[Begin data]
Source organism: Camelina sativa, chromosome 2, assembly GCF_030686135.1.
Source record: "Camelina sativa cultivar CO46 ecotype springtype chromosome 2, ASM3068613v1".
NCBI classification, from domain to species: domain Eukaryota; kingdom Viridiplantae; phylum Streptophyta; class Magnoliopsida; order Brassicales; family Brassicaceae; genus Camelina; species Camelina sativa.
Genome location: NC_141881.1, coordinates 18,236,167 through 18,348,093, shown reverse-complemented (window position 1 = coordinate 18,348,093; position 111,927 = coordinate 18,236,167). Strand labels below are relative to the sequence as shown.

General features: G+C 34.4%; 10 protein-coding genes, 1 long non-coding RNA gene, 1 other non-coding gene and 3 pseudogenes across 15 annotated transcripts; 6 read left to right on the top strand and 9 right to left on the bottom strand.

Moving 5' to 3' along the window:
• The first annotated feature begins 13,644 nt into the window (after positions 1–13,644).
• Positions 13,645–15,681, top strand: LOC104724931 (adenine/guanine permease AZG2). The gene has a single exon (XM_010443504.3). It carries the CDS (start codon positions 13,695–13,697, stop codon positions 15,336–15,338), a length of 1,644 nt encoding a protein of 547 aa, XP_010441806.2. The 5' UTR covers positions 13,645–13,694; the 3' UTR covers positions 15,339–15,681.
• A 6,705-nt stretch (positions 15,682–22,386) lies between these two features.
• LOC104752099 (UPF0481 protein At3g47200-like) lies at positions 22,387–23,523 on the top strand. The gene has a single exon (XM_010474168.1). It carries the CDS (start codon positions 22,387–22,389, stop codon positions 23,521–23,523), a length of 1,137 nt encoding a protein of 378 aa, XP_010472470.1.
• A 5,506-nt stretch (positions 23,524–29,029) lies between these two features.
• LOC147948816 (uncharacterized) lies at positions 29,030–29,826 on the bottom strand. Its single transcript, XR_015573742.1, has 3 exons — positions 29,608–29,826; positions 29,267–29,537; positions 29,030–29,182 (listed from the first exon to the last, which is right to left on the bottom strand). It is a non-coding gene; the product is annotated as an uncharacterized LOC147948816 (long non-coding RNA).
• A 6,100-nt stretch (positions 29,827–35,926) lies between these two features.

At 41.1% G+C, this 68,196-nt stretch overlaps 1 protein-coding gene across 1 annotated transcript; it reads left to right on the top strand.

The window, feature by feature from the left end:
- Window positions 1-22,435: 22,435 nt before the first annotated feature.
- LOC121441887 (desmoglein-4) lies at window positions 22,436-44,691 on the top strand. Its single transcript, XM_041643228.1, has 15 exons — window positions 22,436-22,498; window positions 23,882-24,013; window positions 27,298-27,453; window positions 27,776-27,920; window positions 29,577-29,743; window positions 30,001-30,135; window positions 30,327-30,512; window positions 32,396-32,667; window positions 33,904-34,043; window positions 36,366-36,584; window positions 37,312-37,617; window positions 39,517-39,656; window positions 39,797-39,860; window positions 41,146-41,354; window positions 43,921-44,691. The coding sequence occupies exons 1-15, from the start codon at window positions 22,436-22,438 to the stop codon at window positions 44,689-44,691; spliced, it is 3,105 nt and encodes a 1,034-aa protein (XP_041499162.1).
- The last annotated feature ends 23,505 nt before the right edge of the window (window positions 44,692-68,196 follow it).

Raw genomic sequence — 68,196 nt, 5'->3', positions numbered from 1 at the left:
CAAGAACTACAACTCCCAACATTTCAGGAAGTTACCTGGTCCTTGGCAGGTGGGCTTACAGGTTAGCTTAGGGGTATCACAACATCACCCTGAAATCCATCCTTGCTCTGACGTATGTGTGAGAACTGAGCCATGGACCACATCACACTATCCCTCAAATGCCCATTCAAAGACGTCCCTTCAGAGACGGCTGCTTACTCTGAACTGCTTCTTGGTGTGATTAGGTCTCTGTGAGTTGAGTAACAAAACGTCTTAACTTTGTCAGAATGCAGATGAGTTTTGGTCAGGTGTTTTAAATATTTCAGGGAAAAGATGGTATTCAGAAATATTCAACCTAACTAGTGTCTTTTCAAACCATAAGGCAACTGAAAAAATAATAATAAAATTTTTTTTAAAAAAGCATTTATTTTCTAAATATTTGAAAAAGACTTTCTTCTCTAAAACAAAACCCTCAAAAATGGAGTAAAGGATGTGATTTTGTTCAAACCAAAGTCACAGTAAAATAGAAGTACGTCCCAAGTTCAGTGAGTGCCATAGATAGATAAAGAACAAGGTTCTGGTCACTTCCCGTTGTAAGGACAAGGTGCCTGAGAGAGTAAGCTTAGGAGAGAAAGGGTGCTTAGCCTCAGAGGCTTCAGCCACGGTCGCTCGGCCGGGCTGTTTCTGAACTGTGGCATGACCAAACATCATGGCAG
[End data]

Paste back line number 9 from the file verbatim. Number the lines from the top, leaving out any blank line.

• A 6,705-nt stretch (positions 15,682–22,386) lies between these two features.